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Photoreversible Covalent Hydrogels for Soft-Matter Additive Manufacturing

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posted on 04.05.2018, 12:08 by Christopher P. Kabb, Christopher S. O’Bryan, Christopher C. Deng, Thomas E. Angelini, Brent S. Sumerlin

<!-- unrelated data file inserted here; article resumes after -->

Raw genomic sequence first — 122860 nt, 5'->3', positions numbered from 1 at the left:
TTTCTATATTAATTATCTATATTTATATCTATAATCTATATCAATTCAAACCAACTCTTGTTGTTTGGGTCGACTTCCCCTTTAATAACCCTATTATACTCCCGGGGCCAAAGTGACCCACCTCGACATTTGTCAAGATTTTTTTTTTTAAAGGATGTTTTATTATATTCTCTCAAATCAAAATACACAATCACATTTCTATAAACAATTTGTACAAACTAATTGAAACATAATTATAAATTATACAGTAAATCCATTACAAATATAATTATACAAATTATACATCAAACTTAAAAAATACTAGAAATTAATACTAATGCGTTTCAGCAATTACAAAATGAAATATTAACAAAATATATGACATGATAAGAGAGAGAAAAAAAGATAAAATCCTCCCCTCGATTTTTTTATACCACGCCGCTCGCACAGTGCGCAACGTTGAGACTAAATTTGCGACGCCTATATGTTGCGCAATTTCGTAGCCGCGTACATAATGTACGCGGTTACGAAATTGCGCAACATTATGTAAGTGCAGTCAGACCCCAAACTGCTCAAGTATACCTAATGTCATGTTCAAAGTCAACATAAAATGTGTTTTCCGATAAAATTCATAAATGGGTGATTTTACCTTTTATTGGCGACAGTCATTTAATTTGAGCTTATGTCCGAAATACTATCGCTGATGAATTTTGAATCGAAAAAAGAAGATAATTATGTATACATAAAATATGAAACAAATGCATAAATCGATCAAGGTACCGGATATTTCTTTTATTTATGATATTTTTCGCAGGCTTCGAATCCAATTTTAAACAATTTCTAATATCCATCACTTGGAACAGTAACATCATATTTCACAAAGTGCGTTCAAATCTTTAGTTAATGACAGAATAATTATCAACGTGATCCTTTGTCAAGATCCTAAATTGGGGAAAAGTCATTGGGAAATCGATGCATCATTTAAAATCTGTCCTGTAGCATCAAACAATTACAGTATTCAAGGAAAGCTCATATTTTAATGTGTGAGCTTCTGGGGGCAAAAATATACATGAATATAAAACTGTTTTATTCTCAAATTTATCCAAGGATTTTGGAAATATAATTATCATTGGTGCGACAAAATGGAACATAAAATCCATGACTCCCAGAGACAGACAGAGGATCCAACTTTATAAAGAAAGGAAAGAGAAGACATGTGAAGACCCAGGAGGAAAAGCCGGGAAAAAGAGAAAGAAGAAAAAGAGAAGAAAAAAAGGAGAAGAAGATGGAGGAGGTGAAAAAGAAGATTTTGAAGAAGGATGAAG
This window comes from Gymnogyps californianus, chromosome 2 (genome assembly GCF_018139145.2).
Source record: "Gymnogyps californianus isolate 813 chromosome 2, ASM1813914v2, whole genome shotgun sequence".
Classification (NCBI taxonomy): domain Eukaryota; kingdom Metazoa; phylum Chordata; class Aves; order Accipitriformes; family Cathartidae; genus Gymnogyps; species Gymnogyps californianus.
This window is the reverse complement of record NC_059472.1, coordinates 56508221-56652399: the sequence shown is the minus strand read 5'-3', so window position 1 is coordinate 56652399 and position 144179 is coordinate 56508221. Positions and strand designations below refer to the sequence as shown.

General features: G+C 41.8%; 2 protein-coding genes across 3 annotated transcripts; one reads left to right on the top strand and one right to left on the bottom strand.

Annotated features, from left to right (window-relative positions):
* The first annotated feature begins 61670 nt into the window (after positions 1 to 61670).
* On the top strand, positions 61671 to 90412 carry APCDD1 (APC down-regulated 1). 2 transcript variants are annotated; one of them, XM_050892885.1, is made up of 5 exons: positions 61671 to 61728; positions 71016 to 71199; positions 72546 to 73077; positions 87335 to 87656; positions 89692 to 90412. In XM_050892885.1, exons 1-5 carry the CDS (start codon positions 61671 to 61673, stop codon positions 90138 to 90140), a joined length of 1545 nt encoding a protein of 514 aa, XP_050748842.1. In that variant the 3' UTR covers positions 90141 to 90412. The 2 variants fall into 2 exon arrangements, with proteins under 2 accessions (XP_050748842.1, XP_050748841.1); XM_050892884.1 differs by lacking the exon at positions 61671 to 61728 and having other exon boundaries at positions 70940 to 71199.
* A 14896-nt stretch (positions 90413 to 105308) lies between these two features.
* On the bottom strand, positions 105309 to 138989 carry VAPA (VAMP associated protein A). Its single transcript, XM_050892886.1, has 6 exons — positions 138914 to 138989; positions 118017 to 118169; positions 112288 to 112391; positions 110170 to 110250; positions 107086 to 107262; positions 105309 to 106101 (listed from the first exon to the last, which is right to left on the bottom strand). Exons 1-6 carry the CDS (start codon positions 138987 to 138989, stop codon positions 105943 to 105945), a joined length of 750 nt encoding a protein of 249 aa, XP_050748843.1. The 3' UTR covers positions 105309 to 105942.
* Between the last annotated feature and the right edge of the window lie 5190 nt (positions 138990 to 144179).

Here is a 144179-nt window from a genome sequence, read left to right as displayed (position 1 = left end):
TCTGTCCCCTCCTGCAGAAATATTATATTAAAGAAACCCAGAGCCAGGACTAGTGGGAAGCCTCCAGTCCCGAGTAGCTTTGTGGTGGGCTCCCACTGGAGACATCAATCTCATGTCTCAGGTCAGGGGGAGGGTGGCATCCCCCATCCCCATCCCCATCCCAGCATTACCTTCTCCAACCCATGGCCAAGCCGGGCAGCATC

Reversible covalent chemistry provides access to robust materials with the ability to be degraded and reformed upon exposure to an appropriate stimulus. Photoresponsive units are attractive for this purpose, as the spatial and temporal application of light is easily controlled. Coumarin derivatives undergo a [2 + 2] cycloaddition upon exposure to long-wave UV irradiation (365 nm), and this process can be reversed using short-wave UV light (254 nm). Therefore, polymers cross-linked by coumarin groups are excellent candidates as reversible covalent gels. In this work, copolymerization of coumarin-containing monomers with the hydrophilic comonomer N,N-dimethylacrylamide yielded water-soluble, linear polymers that could be cured with long-wave UV light into free-standing hydrogels, even in the absence of a photoinitiator. Importantly, the gels were reverted back to soluble copolymers upon short-wave UV irradiation. This process could be cycled, allowing for recycling and remolding of the hydrogel into additional shapes. Further, this hydrogel can be imprinted with patterns through a mask-based, post-gelation photoetching method. Traditional limitations of this technique, such as the requirement for uniform etching in one direction, have been overcome by combining these materials with a soft-matter additive manufacturing methodology. In a representative application of this approach, we printed solid structures in which the interior coumarin-cross-linked gel is surrounded by a nondegradable gel. Upon exposure to short-wave UV irradiation, the coumarin-cross-linked gel was reverted to soluble prepolymers that were washed away to yield hollow hydrogel objects.

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